Tesla Model 3 sedans outside a Hertz rental office. Courtesy Uber

Uber said Wednesday it is launching a new partnership with rental car company Hertz to offer 50,000 Tesla vehicles as a rental option for its rideshare drivers by 2023.

Uber drivers can rent a Tesla through Hertz starting on Nov. 1 in San Diego, Los Angeles, San Francisco, and Washington, DC, with the program expanding to other cities nationwide later this year, the company said in a blog post.

The announcement comes after Hertz on Monday said it would order 100,000 Tesla vehicles by the end of 2022, meaning that half of the rental company’s Tesla fleet could be used by rideshare drivers.

For Uber drivers, Tesla rentals will start at $334 a week, including insurance and maintenance, and consist mostly of the company’s Model 3 sedan. Uber said the rental cost would drop to $299 per week or lower as the program expands in the coming year.

Uber said renting would be a “win-win” for its drivers who don’t own cars, pointing to savings on gasoline costs and higher earnings potential under the company’s Green Future Program, which provides incentives of $1 more per trip up to $4,000 annually.

Wednesday’s deal represents Uber’s most significant step so far in expanding the use of EVs on its platform. The company has vowed to operate only electric vehicles on its United States, Canadian and European platform by 2030, and worldwide by 2040.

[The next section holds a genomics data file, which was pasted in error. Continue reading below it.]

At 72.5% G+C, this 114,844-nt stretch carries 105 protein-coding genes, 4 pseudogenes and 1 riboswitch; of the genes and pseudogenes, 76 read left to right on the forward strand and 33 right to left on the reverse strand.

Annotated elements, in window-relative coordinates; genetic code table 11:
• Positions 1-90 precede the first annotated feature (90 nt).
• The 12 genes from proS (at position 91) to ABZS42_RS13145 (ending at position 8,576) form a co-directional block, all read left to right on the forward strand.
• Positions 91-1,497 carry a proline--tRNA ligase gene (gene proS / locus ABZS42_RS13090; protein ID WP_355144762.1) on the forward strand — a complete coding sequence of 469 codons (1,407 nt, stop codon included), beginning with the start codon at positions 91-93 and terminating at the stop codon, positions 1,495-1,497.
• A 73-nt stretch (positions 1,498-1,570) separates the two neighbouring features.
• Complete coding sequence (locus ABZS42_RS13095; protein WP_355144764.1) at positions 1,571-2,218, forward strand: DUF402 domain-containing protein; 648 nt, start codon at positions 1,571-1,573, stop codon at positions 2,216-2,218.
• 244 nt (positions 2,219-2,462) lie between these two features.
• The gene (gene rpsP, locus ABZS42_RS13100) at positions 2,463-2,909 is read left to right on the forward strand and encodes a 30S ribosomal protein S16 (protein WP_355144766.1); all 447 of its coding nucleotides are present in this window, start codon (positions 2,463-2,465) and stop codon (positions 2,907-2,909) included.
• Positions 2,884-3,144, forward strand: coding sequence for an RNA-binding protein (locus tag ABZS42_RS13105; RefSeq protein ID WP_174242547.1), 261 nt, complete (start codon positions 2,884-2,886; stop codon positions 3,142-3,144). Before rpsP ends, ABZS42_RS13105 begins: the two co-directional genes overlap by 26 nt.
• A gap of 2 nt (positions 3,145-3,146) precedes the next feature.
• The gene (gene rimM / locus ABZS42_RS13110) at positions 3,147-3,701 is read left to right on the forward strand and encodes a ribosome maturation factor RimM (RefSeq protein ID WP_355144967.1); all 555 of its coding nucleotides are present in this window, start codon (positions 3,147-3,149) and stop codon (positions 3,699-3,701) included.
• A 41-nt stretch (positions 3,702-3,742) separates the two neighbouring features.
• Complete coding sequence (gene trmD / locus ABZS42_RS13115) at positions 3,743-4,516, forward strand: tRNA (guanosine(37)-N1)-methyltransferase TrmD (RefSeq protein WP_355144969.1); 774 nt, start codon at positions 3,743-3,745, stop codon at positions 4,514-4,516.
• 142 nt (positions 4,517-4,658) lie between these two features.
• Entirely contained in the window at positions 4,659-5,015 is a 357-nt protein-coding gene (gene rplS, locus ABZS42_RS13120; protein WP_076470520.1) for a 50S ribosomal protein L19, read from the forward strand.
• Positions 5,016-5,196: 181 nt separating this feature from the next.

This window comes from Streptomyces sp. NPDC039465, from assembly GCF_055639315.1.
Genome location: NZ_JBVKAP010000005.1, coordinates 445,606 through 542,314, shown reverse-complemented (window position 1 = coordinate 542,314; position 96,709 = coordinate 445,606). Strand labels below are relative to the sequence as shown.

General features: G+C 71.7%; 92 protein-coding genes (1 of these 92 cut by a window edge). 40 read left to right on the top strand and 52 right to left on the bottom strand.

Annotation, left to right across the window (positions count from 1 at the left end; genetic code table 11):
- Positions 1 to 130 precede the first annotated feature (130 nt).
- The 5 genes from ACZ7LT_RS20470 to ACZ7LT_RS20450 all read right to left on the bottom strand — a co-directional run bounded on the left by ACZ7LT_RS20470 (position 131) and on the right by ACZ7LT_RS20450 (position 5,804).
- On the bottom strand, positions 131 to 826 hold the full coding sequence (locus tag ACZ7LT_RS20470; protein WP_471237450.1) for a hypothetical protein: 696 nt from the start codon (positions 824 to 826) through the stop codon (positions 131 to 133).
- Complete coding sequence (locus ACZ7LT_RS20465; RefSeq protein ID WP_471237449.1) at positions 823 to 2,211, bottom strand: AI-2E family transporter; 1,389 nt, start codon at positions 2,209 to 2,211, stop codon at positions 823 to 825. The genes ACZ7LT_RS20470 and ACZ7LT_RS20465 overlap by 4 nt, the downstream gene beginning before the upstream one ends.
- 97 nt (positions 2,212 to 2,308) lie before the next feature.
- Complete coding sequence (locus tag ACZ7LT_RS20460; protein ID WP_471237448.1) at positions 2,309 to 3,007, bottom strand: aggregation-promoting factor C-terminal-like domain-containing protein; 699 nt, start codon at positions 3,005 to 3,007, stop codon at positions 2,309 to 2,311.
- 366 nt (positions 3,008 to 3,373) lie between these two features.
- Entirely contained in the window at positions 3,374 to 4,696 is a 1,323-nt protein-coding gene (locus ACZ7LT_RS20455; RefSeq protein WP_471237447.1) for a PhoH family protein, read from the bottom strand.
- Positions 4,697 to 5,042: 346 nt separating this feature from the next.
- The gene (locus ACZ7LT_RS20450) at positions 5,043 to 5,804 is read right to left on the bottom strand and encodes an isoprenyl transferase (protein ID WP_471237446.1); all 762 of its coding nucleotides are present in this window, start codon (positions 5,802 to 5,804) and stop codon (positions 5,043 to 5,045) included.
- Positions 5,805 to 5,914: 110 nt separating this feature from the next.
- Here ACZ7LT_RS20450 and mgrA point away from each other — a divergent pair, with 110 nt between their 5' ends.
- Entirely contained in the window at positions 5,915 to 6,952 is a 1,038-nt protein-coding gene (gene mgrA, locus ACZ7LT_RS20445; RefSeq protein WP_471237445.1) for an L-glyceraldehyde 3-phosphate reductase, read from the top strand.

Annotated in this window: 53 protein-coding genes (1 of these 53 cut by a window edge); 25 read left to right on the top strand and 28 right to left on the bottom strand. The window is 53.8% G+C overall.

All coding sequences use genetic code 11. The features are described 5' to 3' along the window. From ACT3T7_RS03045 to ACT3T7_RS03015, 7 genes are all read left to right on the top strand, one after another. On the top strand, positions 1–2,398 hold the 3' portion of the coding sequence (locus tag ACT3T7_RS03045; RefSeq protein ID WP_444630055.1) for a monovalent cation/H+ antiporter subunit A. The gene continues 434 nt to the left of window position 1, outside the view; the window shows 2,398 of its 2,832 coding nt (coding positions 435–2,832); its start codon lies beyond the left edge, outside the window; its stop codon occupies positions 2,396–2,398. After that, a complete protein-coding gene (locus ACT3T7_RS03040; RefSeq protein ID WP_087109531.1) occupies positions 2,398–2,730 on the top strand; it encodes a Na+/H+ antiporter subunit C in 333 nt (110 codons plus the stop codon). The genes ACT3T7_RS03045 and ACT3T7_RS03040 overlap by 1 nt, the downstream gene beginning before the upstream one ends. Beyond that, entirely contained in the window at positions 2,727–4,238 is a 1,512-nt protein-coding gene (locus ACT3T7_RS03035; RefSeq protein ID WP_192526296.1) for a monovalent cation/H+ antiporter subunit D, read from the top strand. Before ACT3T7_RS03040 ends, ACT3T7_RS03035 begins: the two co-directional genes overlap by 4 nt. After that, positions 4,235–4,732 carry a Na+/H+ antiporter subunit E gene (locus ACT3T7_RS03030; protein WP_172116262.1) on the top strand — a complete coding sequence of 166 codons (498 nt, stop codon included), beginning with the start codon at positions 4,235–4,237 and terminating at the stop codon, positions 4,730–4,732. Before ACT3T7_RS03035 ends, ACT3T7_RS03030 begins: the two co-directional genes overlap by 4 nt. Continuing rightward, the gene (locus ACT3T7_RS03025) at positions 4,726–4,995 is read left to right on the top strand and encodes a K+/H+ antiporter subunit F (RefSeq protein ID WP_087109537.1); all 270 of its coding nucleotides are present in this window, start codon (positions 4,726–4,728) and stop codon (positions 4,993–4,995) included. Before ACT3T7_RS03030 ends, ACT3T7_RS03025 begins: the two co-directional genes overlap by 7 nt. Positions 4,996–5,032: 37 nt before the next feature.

But only a few ride-hail drivers can afford the higher EV sticker prices and in 2019, only 0.15% of all Uber miles in the United States and Canada were driven in electric vehicles, company data showed.

“This is the largest expansion of electric vehicles on a mobility platform in North America and one of the largest globally, marking another step towards Uber’s zero-emissions goal,” the company said.

Rideshare drivers produce more pollution per passenger mile traveled because they spend more than a third of their time driving around empty. Researchers generally assume that electrifying one rideshare vehicle reduces the same amount of CO2 as converting three regular gas-powered vehicles.

Hertz, which is emerging from bankruptcy, hopes the EV focus will allow the once-dominant brand to stand out against competitors.

Reuters contributed to this article.

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Chris Jennewein

Chris Jennewein is Editor & Publisher of Times of San Diego.